How To Tighten/Alter Ski Pants? 

Prior to altering your ski pants, remember that they are not meant to fit like your favourite pair of jeans; as this will restrict movement, considering the different positions and movements required on a day on the slopes. 

From bending to buckle up your boots, loading the chair lift, hiking through the snow and skiing itself, a level of flexibility and room for movement (and occasionally thermal layers) are required.

  • Size up. It is advisable to select pants that are one size bigger than your usual waist size; as you are likely to be wearing thermal layers beneath your pants while skiing.
  • Try them on. The best approach is to try on the ski pants over thermal long johns. Try sitting and moving as you please. Being unable to do so comfortably with your pants staying in place, will give you an idea of how much your pants need to be tightened.
  • As the ski pants should not be too tight or too loose, measure either around your waist or just above your belly button to get the correct measurement.
  • Based on the measurement, start taking in the required amounts. If you do not have experience sewing or do not have sufficient knowledge regarding waterproof material, select a well-renowned outerwear specialist or a professional seamstress to get the waist tightened.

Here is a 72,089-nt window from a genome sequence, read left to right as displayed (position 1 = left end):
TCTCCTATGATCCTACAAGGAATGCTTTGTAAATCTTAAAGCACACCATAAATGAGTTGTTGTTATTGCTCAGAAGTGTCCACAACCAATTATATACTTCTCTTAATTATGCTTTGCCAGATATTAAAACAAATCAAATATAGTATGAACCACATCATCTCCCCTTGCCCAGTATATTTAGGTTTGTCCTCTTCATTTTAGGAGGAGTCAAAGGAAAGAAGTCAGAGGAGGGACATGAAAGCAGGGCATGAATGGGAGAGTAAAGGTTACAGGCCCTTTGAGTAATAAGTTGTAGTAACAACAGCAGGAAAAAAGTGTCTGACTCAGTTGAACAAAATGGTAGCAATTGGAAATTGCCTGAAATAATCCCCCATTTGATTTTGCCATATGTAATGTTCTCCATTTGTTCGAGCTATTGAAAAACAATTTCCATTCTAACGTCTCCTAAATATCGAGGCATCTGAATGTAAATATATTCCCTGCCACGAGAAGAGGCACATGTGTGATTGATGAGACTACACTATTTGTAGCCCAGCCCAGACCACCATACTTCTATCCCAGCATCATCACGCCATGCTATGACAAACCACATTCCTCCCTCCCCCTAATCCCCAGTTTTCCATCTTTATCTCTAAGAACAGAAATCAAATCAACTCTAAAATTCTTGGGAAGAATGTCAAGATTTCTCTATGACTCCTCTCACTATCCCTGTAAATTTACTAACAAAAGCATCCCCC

How To Tighten/Alter Ski Pants?

How To Cuff Ski Pants?

Cuffing ski pants is increasingly common among skiers. It simply involves rolling your pants up to a certain point (usually halfway up your ski boots) and fastening them at that point with an elastic band.

Ski pants are generally cuffed for the purpose of preventing the pant leg from getting stuck in the binding or getting damaged while walking through areas other than the snow; such as a parking lot by the slopes.

When Is It Worth Tailoring Your Ski Pants?

Although having your ski pants tailored will guarantee the perfect fit, there are a few factors that need to be taken into consideration. 

A professional tailor/outdoor gear specialist is likely to be costly. Therefore, it may not be the best decision if you are on a strict budget; as it could cost close to the amount paid for the pants.

However, if you are an individual with a busy schedule on a daily basis, finding the time to make adjustments on your own can be tough. Therefore, getting your ski pants tailored will definitely be a weight off your shoulders. 

Additionally, those who do not have experience using a sewing machine are unlikely to experiment with pants that are relatively expensive. As long as the cost of tailoring is not an area of concern, this is definitely a worthwhile option that will have you skiing down the slopes in pants that fit perfectly; saving you the time and effort of working on them yourself.

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Picture of Lisa Hayden-Matthews

Lisa Hayden-Matthews

An avid Skier, bike rider, triathlon enthusiast, amateurish beach volleyball player and nature lover who has never lost a dare! I manage the overall Editorial section for the magazine here and occasionally chip in with my own nature photographs, when required.